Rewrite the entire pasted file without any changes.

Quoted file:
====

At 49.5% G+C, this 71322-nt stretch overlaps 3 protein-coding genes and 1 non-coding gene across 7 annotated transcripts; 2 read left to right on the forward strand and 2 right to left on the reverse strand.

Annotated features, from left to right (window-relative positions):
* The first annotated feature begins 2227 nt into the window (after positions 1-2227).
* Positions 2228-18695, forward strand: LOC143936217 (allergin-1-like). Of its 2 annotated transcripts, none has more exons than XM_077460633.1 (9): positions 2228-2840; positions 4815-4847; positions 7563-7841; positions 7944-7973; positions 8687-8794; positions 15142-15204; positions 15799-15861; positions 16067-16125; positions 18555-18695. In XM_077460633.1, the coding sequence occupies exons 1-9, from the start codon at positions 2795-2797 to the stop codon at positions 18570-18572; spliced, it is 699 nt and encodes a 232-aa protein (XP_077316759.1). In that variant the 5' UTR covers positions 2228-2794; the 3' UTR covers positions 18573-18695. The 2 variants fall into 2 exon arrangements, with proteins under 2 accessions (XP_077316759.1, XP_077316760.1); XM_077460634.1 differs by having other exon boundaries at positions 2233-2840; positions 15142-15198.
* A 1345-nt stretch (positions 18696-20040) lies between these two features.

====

At 49.5% G+C, this 71322-nt stretch overlaps 3 protein-coding genes and 1 non-coding gene across 7 annotated transcripts; 2 read left to right on the forward strand and 2 right to left on the reverse strand.

Annotated features, from left to right (window-relative positions):
* The first annotated feature begins 2227 nt into the window (after positions 1-2227).
* Positions 2228-18695, forward strand: LOC143936217 (allergin-1-like). Of its 2 annotated transcripts, none has more exons than XM_077460633.1 (9): positions 2228-2840; positions 4815-4847; positions 7563-7841; positions 7944-7973; positions 8687-8794; positions 15142-15204; positions 15799-15861; positions 16067-16125; positions 18555-18695. In XM_077460633.1, the coding sequence occupies exons 1-9, from the start codon at positions 2795-2797 to the stop codon at positions 18570-18572; spliced, it is 699 nt and encodes a 232-aa protein (XP_077316759.1). In that variant the 5' UTR covers positions 2228-2794; the 3' UTR covers positions 18573-18695. The 2 variants fall into 2 exon arrangements, with proteins under 2 accessions (XP_077316759.1, XP_077316760.1); XM_077460634.1 differs by having other exon boundaries at positions 2233-2840; positions 15142-15198.
* A 1345-nt stretch (positions 18696-20040) lies between these two features.